Four men that were trapped under 10 feet of bricks have been rescued in Nepal thanks to a new search and rescue technology developed in partnership with NASA.
The device, named FINDER (Finding Individuals for Disaster and Emergency Response), employs microwave-radar technology to listen for heartbeats of victims trapped in wreckage.
In the wake of the April 25th earthquake in Nepal, two prototype FINDER devices were deployed to help locate survivors in the hardest hit areas areas.
"The true test of any technology is how well it works in a real-life operational setting," said DHS Under Secretary for Science and Technology Dr. Reginald Brothers. "Of course, no one wants disasters to occur, but tools like this are designed to help when our worst nightmares do happen. I am proud that we were able to provide the tools to help rescue these four men."
The four men had been trapped under the debris for days in the remote village of Chautara. A contingent of international search and rescue experts from China, the Netherlands, Belgium and members of the Nepali Army in Northern Nepal used FINDER to detect two heartbeats beneath each of two different collapsed structures. The rescuers dug into the structures and uncovered the trapped men and saving their lives.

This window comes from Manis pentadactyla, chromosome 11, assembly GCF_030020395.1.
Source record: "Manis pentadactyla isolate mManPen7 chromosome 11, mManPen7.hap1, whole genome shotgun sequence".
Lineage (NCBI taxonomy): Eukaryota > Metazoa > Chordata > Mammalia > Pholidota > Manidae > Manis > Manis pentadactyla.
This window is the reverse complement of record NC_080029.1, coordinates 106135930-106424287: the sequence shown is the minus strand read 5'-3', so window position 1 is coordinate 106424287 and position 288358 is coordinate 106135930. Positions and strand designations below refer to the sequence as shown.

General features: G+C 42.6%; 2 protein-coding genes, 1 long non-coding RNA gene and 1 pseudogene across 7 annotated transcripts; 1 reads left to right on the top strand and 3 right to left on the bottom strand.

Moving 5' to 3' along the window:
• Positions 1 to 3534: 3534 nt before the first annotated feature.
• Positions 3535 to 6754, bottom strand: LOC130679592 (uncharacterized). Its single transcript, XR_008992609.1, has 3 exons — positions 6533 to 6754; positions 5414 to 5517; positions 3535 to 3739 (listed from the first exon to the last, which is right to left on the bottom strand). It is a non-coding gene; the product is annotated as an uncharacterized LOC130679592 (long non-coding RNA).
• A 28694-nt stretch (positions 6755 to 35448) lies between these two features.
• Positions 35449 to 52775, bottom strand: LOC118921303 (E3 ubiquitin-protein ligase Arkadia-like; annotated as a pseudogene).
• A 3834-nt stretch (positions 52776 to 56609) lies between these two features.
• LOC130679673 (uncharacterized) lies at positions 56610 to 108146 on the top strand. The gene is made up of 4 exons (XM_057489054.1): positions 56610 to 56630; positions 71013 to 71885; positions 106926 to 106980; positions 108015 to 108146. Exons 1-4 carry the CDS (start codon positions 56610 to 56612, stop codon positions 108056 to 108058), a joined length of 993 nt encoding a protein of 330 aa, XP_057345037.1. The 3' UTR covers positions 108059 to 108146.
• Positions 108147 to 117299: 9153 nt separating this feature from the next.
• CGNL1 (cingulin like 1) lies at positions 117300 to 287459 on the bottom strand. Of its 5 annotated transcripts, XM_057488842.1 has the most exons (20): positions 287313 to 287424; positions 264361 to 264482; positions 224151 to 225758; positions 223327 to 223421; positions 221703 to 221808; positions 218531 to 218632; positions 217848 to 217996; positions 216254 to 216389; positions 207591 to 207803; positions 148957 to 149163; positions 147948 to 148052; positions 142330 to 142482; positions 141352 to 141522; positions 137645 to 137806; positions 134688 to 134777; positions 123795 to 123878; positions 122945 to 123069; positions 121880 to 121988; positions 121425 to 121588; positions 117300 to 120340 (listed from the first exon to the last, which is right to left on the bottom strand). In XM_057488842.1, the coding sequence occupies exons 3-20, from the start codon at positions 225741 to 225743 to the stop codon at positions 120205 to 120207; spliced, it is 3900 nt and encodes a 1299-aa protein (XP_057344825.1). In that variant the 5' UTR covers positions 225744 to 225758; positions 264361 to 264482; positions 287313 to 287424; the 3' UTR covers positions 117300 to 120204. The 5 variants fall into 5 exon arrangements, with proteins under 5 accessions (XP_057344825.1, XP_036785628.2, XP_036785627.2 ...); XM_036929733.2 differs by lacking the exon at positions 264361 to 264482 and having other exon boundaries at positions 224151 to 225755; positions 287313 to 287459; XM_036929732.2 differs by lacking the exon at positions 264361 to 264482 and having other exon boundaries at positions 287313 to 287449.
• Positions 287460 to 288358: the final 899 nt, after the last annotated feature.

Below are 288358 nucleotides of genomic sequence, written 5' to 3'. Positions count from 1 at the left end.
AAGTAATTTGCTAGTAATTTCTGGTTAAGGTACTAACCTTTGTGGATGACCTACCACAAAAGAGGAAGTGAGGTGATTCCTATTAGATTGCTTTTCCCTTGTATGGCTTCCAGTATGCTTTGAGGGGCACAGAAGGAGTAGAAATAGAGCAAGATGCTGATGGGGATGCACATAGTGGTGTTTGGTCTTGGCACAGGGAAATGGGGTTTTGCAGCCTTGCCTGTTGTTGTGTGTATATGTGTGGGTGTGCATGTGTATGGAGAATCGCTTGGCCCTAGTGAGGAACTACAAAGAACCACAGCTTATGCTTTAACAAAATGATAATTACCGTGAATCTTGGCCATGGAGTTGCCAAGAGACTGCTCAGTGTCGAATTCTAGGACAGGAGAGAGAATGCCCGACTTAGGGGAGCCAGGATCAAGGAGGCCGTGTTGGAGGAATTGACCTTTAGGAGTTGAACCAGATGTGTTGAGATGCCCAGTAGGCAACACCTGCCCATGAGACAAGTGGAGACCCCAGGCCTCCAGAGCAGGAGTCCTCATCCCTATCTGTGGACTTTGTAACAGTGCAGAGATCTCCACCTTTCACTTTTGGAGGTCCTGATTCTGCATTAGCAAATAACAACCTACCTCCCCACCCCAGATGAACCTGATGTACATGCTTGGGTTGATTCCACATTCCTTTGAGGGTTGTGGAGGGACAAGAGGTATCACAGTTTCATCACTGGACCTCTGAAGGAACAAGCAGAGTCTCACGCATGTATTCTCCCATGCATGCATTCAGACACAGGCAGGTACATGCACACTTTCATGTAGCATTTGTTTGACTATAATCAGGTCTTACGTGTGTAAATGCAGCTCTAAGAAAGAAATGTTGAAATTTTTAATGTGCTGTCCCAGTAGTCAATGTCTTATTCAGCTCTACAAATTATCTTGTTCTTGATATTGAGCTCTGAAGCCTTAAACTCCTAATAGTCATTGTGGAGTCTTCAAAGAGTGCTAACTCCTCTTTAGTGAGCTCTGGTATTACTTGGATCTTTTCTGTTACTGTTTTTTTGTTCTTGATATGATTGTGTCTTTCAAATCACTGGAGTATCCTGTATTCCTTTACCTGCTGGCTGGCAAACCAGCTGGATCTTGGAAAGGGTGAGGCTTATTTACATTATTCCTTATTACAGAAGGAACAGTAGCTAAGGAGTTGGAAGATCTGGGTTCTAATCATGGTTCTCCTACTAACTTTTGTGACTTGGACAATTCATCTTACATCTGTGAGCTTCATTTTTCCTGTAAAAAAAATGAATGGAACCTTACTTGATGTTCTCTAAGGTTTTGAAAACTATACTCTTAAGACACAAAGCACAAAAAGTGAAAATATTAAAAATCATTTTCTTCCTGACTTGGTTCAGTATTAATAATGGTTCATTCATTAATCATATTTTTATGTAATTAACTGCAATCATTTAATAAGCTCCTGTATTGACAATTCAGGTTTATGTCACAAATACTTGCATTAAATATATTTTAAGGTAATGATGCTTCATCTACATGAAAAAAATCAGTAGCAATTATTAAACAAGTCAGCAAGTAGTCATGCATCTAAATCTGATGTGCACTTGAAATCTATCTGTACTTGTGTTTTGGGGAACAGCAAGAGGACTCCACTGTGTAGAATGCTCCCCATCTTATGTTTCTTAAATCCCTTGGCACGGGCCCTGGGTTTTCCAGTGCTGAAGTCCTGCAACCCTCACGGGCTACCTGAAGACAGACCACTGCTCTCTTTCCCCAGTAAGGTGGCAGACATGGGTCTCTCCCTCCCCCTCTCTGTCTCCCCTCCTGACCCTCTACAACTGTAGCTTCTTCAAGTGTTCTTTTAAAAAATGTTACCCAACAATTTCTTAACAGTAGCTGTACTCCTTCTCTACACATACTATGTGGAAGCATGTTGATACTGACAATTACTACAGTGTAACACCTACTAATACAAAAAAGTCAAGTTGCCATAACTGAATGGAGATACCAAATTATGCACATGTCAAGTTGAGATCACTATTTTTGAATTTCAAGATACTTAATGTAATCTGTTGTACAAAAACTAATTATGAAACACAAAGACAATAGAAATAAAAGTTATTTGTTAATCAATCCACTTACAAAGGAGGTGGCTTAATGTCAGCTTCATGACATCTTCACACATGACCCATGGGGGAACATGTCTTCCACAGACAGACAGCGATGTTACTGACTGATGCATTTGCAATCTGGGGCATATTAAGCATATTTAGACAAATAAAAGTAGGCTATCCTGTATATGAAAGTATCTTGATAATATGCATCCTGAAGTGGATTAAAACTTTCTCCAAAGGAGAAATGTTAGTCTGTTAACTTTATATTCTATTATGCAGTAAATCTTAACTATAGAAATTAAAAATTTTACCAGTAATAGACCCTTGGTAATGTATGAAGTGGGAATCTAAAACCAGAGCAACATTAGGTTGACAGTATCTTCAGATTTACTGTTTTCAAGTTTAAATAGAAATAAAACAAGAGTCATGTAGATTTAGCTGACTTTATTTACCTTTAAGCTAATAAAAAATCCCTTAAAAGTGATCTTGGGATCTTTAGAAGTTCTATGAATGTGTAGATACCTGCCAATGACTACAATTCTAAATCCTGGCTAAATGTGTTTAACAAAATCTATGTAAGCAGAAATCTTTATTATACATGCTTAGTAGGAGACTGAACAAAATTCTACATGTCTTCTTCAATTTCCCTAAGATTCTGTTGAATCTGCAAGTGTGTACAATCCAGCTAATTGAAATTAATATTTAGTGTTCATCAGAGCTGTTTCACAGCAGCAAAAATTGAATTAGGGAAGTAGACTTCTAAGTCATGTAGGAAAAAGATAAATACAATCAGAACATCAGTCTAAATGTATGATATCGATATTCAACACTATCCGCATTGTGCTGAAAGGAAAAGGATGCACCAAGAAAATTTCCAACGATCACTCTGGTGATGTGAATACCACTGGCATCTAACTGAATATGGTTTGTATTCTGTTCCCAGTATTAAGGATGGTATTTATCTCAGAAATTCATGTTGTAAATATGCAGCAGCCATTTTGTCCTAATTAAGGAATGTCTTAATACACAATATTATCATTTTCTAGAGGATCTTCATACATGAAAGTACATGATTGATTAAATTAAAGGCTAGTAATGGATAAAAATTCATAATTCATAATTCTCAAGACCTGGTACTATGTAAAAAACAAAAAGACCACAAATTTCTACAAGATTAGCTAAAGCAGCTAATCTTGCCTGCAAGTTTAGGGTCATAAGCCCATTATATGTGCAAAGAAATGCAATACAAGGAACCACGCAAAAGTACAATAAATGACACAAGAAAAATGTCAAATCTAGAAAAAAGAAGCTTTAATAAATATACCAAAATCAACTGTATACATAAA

"NASA technology plays many roles: driving exploration, protecting the lives of our astronauts and improving--even saving--the lives of people on Earth," said Dr. David Miller, NASA's chief technologist. "FINDER exemplifies how technology designed for space exploration has profound impacts to life on Earth."
FINDER has previously been able of detect buried people under up to 30 feet of rubble, hidden behind 20 feet of solid concrete, and from a distant of 100 feet in open spaces. A new "locator" feature has now been added to show the approximate location of trapped individuals within about five feet, depending on the type of debris.